- Treatment should be well-tolerated in the patient group. In this case, agents with minimal hemodynamic side effects would be preferred.
- Treatment should not preclude patients from participation in other potentially effective therapies. Specifically, agents that do not cause significant myelosuppression would allow listing for transplantation.
- Treatment should not interfere with normal growth and development, and should have minimal if any risk for long-term toxicity or second tumors.
After considering these factors, we chose to administer two chemotherapeutic agents, vinblastine and methotrexate. Vinblastine and methotrexate have over 30 years of usage and are well-tolerated. The agents used are given in low-dose and do not usually cause nausea or vomiting, nor do they cause significant immunosuppression which, if present, could lead to a risk of infection and fever.
Desmoid tumors, also referred to as infantile fibromatosis, overlap with infantile myofibromatosis. A combination of standard agents that has been successfully used to treat desmoid tumors in infants is vinblastine and methotrexate (24). As opposed to cyclophosphamide-based regimens, this combination has the distinct advantages of few acute side effects and no known long-term toxicities, such as infertility or second malignancy. These agents have been used for over 30 years to treat infant and childhood malignancies. Over the last five years, methotrexate and vinblastine have been used to treat 9 children with recurrent desmoid tumor, a lesion similar although not identical to the abnormality present in patients with pulmonary vein stenosis. This regimen had minimal acute toxicity limited to mild to moderate nausea (which is easily controlled with anti-emetic therapy), minimal alopecia, mild hepatic inflammation, and mild myelosuppression. An addition advantage is that these drugs do not interfere with listing for lung transplantation, an important factor in the overall treatment options for this patient population. Instead of high-dose administration of chemotherapy (that catches only those cells in cycle at the time of administration), the low-dose chronic weekly administration continues to catch proliferating cells as they continually come into cycle. This may explain why the only other trial of chemotherapy (with high-dose cytoxan) was unsuccessful. Of the 9 children with desmoid lesions who received vinblastine and methotrexate therapy, four patients were treated for 18 months or longer. At the time of the last report, no patient had progressive disease during therapy. Two children had radiographically stable disease 1 and 2 years after treatment. Two children had stable disease for 1 and 2 years after treatment and then had disease progression. Thus, this drug combination is well-tolerated, has minimal side effects, and has demonstrated clinical activity against a closely related type of lesion.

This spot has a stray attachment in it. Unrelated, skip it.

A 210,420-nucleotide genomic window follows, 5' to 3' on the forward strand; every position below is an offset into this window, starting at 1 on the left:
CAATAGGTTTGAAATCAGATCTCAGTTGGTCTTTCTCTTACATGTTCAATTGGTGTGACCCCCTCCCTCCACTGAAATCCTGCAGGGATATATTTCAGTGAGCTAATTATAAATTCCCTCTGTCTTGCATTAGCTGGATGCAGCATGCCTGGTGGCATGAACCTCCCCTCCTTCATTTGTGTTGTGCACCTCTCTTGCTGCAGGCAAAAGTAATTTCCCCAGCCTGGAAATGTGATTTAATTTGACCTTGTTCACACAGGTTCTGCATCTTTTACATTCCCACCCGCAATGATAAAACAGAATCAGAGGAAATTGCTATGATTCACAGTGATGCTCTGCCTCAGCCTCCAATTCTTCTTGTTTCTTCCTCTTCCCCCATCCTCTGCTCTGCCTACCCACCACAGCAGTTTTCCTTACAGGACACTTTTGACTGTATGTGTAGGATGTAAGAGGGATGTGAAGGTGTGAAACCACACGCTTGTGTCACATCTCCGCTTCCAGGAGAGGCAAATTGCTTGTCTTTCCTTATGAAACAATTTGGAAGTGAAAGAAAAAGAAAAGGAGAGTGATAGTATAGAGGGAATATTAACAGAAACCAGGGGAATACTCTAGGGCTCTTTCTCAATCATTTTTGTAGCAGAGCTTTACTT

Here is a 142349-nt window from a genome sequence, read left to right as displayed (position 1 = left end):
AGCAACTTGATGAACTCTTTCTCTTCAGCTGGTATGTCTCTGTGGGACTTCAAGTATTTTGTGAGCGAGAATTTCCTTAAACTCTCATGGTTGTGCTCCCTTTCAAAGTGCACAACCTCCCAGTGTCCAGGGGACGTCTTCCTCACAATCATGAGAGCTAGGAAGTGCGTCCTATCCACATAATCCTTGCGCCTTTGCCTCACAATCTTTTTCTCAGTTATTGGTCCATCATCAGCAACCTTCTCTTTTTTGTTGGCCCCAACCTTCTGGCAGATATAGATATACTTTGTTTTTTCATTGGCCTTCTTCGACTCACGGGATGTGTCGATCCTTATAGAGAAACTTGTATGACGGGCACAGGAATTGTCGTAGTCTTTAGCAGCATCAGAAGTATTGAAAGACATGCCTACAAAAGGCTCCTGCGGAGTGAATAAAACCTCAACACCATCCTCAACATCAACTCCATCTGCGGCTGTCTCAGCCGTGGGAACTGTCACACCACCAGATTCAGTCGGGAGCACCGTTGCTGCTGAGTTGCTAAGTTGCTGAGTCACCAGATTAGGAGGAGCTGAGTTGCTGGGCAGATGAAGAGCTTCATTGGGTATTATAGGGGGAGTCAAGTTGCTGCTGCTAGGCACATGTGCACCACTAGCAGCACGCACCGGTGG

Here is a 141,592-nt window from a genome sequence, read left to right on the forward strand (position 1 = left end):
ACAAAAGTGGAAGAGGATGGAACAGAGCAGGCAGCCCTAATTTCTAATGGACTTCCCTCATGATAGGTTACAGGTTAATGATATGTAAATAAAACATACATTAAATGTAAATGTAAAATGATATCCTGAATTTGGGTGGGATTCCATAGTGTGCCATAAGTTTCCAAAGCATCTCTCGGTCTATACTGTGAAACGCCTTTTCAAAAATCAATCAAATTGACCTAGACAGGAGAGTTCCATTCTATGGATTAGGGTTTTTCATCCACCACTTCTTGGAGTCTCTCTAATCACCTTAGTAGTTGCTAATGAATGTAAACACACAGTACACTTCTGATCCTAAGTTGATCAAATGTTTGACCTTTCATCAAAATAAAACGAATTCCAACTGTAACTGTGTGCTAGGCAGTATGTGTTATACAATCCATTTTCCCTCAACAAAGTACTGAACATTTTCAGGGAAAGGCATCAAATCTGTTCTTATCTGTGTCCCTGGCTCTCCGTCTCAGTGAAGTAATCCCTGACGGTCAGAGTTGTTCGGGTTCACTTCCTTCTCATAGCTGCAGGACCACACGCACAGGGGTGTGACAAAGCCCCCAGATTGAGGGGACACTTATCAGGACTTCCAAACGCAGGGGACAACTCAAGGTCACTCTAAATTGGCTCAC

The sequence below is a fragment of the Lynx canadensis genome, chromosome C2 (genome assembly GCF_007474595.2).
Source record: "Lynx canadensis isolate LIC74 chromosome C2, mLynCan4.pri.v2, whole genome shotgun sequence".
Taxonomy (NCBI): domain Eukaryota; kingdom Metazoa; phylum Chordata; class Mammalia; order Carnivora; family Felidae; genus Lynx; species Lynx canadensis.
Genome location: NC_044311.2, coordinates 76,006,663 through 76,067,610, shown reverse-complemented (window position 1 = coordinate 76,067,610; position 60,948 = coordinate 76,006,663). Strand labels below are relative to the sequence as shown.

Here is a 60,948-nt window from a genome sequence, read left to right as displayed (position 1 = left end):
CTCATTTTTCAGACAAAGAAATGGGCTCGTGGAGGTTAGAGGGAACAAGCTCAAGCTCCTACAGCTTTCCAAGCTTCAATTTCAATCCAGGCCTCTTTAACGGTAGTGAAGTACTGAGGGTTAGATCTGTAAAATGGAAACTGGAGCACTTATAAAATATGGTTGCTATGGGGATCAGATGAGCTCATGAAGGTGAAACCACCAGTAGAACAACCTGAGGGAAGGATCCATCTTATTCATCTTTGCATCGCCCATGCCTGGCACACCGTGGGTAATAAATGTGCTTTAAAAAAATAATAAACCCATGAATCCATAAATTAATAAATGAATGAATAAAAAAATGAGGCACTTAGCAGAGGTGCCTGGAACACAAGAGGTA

Please refer to this study by its ClinicalTrials.gov identifier: NCT00215046
|United States, Massachusetts|
|Children's Hospital Boston|
|Boston, Massachusetts, United States, 02115|
|Dana Farber Cancer Institute|
|Boston, Massachusetts, United States, 02115|
|Principal Investigator:||Mark W Kieran, MD,PhD||Dana-Farber Cancer Institute|